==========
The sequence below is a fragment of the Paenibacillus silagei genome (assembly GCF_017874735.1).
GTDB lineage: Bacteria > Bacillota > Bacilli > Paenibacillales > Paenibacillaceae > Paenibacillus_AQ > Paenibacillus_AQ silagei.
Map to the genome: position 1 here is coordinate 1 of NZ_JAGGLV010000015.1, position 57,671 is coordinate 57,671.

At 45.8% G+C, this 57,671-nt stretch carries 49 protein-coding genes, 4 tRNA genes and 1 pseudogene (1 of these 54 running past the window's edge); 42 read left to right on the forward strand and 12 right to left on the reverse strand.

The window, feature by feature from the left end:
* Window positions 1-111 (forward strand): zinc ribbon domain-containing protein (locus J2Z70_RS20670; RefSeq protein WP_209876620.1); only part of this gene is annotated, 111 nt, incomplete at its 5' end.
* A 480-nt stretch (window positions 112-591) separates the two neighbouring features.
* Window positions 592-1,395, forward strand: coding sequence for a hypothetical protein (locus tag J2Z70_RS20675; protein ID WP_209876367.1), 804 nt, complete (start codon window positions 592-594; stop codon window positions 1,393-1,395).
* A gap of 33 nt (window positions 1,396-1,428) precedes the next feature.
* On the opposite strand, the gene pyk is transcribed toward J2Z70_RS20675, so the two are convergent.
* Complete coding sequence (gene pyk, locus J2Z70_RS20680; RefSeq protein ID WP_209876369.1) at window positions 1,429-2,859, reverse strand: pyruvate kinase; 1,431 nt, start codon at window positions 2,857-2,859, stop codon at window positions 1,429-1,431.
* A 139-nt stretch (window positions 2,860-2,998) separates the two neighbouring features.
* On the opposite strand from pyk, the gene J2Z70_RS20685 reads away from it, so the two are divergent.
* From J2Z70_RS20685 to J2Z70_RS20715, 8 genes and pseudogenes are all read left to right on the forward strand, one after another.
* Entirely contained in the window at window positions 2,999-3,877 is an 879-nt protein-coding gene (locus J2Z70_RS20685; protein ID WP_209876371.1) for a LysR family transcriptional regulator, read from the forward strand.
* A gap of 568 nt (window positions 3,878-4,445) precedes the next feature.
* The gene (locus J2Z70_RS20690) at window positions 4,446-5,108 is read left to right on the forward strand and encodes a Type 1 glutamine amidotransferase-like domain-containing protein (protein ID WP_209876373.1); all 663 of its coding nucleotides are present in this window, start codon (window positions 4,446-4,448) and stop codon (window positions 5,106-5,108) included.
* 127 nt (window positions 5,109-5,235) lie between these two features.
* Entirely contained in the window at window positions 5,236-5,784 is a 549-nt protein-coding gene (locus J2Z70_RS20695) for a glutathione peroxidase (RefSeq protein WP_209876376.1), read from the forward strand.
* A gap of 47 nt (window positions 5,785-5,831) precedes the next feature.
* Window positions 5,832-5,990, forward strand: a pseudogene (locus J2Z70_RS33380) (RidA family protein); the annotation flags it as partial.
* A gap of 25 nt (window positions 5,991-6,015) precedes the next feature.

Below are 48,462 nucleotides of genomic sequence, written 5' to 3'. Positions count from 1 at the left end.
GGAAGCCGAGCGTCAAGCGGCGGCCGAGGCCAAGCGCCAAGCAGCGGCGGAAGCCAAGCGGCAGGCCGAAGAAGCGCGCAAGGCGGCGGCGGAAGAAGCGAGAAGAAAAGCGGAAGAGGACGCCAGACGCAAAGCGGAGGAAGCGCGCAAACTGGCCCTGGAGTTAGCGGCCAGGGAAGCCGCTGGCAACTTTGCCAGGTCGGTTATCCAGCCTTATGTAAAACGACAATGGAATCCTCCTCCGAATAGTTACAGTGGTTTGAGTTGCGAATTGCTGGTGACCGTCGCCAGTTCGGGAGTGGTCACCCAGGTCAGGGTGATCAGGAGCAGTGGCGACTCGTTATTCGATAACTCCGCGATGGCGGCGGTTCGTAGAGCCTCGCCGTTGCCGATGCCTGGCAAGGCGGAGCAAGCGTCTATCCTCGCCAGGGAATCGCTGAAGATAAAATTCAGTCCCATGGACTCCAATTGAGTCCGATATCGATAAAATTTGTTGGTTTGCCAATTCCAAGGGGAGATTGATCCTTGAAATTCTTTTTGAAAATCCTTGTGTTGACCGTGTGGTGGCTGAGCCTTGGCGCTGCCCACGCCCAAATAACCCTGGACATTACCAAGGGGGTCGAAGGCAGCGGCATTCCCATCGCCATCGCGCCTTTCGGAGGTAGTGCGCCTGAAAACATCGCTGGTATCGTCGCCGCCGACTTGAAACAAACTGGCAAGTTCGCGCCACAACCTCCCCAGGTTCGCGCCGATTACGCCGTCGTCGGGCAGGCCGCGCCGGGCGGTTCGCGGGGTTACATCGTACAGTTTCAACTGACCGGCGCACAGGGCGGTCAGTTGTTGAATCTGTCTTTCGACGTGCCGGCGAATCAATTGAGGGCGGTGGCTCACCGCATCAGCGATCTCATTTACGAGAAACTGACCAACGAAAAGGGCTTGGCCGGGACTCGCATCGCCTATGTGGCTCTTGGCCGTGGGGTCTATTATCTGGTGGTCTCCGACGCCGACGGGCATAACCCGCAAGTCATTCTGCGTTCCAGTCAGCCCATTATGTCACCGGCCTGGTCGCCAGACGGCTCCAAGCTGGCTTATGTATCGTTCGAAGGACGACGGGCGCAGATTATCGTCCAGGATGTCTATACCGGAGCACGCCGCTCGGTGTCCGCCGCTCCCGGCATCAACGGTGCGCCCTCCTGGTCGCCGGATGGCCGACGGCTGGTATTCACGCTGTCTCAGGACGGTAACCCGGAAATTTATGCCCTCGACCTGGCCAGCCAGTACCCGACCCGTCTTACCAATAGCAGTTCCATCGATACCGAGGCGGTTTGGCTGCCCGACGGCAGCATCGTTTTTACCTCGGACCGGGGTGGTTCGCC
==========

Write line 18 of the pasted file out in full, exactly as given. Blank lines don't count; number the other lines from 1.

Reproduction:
* 127 nt (window positions 5,109-5,235) lie between these two features.